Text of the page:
Ancestry.com

Getting Started With Italian Genealogy

The process of finding your Italian roots can be one of the most rewarding endeavors of your life.  You will learn something about yourself each time you connect with your native birthright. You will see how each Italian-American embodies a piece of the Italian past that is particularly their own. That is why the journey… Read more

The Newly Evolved AncestryDNA – More Detail Means More Discoveries

Posted by Stephen Baloglu on October 17, 2013 in AncestryDNA

We are pleased to announce a major breakthrough for AncestryDNA™ that provides a deeper level of discovery in your DNA. Utilizing cutting edge science and the massive catalog of DNA samples AncestryDNA has collected from around the world, the newly evolved AncestryDNA is now a more comprehensive DNA test. More detail - 26 regions and populations.… Read more

The Genealogist’s Toolkit: Ethnic Research

Once you have built your family tree a bit and have gotten into the “greats”, past your grandparents and farther back into other centuries, research methodologies and best practices start to evolve depending on your specific ethnicity. Research for each ethnicity is different and requires its own tailored approach for maximum success. Research Guides The… Read more

Starting African American Family History Research

There’s a common misconception that African Americans can’t trace their ancestry due to the obstacles posed by slavery.  Fortunately for African Americans today, that’s not really the case. Yes – African American research poses a unique set of challenges, but these obstacles can be overcome in many cases. Our expert team here at Ancestry.com has… Read more

Top Tips for Beginning Jewish Family History Research

In 1925 more than 3.5% of Americans identified as Jewish. Today it is less than 2%. Do you know all eight of your great-grandparents? Is it possible that one of them was Jewish? Jews have been in America since colonial times. Throughout the 1800s German Jews immigrated to the United States and spread throughout the… Read more

Our Ancestors Who Crossed The Pond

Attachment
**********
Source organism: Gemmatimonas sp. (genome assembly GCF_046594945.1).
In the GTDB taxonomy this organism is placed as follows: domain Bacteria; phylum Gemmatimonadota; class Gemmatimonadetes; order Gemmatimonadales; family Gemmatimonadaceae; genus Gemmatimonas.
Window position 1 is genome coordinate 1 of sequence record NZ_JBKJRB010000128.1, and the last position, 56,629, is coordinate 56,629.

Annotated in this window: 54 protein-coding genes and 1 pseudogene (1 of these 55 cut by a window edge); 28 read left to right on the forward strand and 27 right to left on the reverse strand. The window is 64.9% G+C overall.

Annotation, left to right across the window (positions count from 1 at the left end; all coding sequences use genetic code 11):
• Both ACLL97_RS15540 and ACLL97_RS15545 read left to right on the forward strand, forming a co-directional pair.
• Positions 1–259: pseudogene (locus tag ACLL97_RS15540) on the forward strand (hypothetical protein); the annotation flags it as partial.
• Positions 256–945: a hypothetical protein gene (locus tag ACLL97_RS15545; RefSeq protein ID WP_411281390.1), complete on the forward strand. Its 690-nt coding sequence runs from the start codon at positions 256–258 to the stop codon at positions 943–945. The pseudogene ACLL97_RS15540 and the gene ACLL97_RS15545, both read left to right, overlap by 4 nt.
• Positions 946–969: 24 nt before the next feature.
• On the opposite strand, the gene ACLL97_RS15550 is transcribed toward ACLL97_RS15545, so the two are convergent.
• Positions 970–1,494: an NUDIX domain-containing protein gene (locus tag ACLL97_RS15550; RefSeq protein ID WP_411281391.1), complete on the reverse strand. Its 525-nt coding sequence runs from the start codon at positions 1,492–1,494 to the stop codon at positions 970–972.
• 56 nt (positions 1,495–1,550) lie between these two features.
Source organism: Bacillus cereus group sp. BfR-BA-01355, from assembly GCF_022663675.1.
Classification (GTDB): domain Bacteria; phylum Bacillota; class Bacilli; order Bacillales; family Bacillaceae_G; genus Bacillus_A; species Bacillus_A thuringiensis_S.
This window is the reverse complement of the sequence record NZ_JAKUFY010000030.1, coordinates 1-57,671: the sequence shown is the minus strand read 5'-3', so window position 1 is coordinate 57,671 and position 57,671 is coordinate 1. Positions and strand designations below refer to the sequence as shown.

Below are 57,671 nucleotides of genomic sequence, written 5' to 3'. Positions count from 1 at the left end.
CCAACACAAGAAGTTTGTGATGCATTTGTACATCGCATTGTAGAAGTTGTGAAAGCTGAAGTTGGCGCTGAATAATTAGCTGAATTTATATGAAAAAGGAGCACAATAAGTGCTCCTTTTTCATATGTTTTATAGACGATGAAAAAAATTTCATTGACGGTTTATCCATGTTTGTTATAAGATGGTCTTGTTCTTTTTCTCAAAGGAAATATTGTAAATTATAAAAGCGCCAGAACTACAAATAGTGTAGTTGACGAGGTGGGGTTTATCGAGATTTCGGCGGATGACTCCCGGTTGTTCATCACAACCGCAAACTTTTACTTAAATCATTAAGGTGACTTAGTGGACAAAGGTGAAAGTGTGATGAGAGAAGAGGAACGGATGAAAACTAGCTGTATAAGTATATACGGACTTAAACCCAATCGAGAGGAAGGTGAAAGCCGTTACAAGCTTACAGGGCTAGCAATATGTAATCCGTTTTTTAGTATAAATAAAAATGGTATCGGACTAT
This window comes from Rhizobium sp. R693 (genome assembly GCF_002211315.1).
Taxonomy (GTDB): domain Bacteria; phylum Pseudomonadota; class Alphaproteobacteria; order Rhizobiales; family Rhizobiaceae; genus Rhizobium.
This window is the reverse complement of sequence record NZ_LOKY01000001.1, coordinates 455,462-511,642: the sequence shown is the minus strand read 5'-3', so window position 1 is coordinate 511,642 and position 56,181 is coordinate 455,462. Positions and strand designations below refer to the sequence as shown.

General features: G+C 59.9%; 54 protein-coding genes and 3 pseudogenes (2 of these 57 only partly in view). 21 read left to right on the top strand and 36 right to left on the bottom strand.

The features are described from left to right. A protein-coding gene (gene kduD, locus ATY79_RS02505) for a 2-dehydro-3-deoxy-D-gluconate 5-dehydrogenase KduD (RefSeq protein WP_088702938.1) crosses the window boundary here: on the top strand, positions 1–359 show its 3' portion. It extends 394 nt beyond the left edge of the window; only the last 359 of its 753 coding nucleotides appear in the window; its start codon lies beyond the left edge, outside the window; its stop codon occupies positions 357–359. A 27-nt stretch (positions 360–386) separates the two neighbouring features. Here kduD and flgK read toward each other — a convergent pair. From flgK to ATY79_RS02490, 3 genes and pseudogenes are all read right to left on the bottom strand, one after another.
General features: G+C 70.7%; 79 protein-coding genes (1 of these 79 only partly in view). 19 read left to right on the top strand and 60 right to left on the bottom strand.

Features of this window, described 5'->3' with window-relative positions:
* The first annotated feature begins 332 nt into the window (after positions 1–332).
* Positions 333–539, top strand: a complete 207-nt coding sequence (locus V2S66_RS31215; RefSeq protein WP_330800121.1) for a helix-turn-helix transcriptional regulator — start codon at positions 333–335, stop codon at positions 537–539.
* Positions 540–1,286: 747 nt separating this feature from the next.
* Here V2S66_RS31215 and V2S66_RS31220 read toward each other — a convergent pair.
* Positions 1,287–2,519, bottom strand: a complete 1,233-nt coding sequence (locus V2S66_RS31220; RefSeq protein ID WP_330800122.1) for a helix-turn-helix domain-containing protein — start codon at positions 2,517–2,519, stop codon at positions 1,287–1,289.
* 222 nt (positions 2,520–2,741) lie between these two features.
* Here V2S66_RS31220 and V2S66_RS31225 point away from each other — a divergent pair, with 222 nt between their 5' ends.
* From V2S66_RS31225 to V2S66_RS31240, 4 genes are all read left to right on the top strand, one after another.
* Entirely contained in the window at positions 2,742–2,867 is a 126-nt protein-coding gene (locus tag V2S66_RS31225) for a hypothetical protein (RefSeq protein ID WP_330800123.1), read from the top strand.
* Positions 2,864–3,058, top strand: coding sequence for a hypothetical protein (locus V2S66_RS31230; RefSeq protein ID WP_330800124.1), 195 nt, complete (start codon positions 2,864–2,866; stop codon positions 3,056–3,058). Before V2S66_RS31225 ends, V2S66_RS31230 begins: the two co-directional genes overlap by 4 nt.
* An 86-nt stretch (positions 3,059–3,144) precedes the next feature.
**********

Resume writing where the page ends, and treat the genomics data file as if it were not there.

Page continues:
Posted by Crista Cowan on October 14, 2013 in Ancestry.com Site, Family History Month

America is often referred to as a land of immigrants. More than 95 percent of Americans descend from people who did not live on this continent in the 18th century.  That means that sooner or later most of us will be looking for our ancestors who “crossed the pond.” However, before you try to search… Read more

What You Might Have Missed: October 14th Edition

Posted by Anne Gillespie Mitchell on October 14, 2013 in Ancestry.com Site, Reference Desk

October is still Family History Month!   Make sure you don’t miss a thing — including these posts and videos from last week! Blog Posts Ancestry.com Finding The One: The Search For Vital Records Meet The ProGenealogists Creating Ancestral Histories and Life Stories Major Milestones in Family History Ancestry Anne’s Top Ten Ways to Use Newspapers.com… Read more

Finding The One: The Search For Vital Records

If you could find a birth, death and marriage record for everyone in your tree, you might be the world’s luckiest genealogist! Unfortunately most of us aren’t that lucky. Finding vital records can be a tad difficult at times but don’t throw in the towel quite yet. Below you will find some pointers for dealing… Read more

Meet The ProGenealogists

Posted by Pam Velazquez on October 11, 2013 in Expert Connect, Family History Month, Research

When you think of genealogists, do you think of The Jimmy Kimmel Show? As recognized experts in the field of genealogy, the professionals at ProGenealogists have authored books and articles, spoken at conferences in several countries, and made several TV appearances on Who Do You Think You Are?, CBS This Morning, CNN’s Starting Point and,… Read more

Creating Ancestral Histories and Life Stories

Posted by Earl Armstrong on October 10, 2013 in Family History Month

IF NOT YOU, THEN WHO? Billions of people have existed on this planet whose names, stories and existence were never recorded for posterity. They simply had no means to do it. Even what we know about extinct cultures consists of a few shreds of evidence by which we can only guess at what the details… Read more

About the Ancestry.com blog

Here you will find informational, and sometimes fun, posts from the folks behind the scenes here at Ancestry.com. We hope you’ll notice just how passionate we are about family history and about the products we’re building to help connect families over distance and time.

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